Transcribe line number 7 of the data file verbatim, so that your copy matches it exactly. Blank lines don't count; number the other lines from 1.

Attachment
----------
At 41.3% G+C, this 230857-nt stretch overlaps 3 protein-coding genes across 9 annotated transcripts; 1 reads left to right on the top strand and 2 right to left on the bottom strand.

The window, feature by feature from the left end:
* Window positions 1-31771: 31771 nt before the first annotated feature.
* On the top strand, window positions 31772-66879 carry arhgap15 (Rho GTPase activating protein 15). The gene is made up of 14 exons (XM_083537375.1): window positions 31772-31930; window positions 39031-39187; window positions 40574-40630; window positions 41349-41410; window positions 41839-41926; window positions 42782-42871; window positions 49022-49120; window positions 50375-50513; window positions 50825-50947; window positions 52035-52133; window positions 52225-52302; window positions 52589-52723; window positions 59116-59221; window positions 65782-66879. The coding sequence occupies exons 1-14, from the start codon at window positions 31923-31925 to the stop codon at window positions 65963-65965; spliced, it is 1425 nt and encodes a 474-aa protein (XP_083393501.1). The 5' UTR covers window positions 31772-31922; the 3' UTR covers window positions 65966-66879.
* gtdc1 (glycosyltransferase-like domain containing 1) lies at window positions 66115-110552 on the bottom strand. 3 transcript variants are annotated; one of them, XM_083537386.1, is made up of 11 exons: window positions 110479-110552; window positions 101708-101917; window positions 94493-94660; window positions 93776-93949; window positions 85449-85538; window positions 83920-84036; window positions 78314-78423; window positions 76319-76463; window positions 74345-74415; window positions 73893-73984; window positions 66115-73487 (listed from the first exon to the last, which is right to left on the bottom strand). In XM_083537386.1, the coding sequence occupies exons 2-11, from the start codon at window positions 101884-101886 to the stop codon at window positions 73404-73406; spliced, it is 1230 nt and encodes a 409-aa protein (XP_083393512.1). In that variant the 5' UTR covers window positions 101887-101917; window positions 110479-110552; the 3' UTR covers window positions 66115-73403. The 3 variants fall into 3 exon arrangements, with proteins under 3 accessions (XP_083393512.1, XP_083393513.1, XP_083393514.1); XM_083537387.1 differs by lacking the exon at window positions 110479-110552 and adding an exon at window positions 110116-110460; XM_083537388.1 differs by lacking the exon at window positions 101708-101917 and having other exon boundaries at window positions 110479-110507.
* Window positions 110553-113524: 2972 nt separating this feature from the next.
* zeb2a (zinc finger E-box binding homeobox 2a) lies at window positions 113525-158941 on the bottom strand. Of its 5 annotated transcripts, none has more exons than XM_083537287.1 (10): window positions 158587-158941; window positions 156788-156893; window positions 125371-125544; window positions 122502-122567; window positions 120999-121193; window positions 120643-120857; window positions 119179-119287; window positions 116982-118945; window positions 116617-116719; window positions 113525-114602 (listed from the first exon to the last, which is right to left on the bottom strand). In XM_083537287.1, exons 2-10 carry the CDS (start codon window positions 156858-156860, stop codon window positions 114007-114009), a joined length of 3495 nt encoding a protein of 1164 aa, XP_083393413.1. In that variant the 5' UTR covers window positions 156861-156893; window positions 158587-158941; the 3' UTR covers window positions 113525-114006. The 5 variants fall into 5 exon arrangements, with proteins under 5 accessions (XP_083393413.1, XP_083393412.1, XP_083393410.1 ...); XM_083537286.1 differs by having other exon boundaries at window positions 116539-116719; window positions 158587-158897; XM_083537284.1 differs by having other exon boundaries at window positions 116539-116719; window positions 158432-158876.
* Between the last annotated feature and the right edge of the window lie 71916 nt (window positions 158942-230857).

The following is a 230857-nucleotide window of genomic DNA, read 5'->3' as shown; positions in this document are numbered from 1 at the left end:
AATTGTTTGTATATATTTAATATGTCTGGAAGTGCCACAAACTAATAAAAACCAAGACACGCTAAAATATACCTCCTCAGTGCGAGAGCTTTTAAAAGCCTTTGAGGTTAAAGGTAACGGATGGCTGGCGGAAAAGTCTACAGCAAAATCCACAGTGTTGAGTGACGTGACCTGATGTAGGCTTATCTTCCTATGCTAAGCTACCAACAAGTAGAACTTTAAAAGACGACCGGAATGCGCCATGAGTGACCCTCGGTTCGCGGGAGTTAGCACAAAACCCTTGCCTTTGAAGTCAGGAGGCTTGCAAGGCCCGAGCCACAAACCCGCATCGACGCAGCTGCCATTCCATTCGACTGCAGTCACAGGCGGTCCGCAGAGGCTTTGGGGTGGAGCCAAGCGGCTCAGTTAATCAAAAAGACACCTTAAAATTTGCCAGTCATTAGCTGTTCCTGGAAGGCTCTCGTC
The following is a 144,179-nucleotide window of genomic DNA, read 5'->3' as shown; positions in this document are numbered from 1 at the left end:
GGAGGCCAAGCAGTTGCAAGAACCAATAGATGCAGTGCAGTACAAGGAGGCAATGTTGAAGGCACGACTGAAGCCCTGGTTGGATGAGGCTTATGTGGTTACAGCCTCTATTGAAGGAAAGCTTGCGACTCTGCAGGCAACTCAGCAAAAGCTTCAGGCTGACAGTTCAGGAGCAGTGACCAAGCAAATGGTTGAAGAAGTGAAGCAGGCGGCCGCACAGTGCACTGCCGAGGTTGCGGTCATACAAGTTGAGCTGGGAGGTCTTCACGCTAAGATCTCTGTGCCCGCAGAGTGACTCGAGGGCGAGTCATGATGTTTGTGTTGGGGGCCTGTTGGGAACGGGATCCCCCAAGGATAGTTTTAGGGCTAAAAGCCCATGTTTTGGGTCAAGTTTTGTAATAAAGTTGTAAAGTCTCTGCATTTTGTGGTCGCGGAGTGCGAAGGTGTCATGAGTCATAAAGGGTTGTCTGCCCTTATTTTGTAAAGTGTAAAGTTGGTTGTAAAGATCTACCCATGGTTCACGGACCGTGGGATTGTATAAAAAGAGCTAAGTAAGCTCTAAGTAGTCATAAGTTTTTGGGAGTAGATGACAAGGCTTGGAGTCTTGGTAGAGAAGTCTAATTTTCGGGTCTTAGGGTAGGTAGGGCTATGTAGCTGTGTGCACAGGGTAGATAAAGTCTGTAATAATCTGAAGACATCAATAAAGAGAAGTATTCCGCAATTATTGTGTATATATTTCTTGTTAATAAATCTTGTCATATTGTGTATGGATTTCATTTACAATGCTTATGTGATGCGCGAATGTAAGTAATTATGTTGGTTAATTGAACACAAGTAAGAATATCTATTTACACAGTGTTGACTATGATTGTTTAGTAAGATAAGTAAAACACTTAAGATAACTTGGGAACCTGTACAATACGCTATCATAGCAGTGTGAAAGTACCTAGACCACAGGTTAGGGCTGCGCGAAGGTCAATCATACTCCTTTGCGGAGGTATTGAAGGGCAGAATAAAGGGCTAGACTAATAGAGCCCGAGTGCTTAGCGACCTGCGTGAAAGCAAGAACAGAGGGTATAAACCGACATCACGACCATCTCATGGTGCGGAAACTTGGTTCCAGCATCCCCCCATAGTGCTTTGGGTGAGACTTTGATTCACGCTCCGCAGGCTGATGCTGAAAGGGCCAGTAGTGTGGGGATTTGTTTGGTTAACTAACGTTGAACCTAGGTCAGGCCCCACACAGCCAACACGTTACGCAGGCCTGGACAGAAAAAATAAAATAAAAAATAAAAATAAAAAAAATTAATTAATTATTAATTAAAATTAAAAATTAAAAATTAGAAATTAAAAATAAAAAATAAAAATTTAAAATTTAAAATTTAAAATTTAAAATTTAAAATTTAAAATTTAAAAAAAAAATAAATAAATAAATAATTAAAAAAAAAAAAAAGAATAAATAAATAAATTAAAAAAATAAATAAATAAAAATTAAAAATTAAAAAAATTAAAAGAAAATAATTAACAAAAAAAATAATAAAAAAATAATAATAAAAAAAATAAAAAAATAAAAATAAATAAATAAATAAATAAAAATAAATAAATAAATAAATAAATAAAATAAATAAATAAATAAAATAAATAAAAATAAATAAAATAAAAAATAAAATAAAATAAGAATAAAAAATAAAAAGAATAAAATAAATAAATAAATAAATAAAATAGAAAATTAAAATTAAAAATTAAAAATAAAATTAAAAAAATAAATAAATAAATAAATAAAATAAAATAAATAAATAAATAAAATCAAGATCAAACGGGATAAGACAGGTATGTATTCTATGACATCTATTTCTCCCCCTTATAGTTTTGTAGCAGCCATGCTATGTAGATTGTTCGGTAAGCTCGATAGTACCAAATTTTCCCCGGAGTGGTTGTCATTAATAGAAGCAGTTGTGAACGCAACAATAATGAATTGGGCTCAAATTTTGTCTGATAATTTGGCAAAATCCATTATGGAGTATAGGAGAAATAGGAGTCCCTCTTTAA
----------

* zeb2a (zinc finger E-box binding homeobox 2a) lies at window positions 113525-158941 on the bottom strand. Of its 5 annotated transcripts, none has more exons than XM_083537287.1 (10): window positions 158587-158941; window positions 156788-156893; window positions 125371-125544; window positions 122502-122567; window positions 120999-121193; window positions 120643-120857; window positions 119179-119287; window positions 116982-118945; window positions 116617-116719; window positions 113525-114602 (listed from the first exon to the last, which is right to left on the bottom strand). In XM_083537287.1, exons 2-10 carry the CDS (start codon window positions 156858-156860, stop codon window positions 114007-114009), a joined length of 3495 nt encoding a protein of 1164 aa, XP_083393413.1. In that variant the 5' UTR covers window positions 156861-156893; window positions 158587-158941; the 3' UTR covers window positions 113525-114006. The 5 variants fall into 5 exon arrangements, with proteins under 5 accessions (XP_083393413.1, XP_083393412.1, XP_083393410.1 ...); XM_083537286.1 differs by having other exon boundaries at window positions 116539-116719; window positions 158587-158897; XM_083537284.1 differs by having other exon boundaries at window positions 116539-116719; window positions 158432-158876.